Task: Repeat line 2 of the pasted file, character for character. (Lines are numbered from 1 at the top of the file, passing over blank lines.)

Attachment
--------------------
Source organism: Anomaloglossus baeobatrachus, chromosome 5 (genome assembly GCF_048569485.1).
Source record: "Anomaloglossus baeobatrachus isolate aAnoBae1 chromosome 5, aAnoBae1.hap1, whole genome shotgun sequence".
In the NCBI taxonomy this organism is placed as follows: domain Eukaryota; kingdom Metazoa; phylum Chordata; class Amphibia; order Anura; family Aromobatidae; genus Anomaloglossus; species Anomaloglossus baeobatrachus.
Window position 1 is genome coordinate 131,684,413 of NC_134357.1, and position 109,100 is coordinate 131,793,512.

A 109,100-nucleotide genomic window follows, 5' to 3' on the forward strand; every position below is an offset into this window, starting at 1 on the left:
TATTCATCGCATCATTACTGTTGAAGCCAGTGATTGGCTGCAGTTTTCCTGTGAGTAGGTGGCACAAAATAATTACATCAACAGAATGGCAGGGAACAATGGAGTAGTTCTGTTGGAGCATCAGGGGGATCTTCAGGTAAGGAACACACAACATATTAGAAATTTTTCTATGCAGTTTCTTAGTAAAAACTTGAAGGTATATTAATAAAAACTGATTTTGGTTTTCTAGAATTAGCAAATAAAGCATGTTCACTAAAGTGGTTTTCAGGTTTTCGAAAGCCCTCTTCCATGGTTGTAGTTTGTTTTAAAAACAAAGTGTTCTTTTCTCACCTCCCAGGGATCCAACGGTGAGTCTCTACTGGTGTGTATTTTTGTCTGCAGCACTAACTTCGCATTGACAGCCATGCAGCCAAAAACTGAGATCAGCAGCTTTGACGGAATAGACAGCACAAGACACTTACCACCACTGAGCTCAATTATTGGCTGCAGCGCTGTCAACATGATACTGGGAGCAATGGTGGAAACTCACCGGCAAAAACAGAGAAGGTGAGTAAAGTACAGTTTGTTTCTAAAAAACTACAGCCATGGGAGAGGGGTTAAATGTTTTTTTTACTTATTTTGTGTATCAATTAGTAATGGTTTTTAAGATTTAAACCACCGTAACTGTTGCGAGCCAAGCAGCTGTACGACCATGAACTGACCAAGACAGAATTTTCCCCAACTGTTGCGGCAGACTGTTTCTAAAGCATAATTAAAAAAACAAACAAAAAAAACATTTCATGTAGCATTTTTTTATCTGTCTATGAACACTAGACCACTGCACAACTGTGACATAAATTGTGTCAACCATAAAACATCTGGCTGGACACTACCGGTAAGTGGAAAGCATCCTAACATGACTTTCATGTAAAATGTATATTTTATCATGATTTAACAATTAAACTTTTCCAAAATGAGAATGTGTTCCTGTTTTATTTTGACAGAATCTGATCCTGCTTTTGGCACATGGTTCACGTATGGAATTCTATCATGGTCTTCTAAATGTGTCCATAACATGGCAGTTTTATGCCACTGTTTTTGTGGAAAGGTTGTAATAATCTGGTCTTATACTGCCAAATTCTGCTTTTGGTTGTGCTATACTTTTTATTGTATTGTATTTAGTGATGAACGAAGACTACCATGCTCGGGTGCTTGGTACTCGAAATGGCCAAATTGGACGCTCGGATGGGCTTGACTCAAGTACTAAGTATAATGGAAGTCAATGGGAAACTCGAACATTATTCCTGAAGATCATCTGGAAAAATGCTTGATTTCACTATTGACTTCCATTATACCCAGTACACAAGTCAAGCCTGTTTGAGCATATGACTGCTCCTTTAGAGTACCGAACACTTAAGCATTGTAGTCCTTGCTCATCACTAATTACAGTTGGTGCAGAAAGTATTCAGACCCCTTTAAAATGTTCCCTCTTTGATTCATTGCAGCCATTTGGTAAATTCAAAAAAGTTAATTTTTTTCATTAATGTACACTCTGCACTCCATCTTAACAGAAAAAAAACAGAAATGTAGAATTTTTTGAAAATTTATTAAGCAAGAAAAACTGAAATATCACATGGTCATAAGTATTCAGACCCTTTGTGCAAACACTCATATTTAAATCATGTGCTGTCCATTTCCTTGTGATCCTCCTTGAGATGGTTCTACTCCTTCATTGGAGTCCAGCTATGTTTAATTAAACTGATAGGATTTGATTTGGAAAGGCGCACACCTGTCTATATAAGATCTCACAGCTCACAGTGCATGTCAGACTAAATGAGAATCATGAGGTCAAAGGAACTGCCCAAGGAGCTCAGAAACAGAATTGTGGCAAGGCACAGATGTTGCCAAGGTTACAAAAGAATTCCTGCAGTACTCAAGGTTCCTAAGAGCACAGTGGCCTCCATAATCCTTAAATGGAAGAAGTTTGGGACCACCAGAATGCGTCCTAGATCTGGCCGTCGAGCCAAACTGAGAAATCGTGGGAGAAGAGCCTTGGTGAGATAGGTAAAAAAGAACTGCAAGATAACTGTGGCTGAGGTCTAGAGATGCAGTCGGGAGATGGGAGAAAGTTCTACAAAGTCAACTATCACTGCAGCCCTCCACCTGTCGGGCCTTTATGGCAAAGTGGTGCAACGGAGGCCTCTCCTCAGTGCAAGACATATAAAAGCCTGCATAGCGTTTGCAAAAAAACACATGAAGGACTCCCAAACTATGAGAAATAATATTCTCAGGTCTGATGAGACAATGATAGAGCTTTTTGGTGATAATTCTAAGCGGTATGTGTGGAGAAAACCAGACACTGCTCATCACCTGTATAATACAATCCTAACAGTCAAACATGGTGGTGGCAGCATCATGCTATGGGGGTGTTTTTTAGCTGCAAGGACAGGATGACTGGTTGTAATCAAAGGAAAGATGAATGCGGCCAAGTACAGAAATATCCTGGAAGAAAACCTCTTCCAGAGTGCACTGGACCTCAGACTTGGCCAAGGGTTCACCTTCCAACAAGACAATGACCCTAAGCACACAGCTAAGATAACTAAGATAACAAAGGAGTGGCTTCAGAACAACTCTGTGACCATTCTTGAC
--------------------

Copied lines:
Source record: "Anomaloglossus baeobatrachus isolate aAnoBae1 chromosome 5, aAnoBae1.hap1, whole genome shotgun sequence".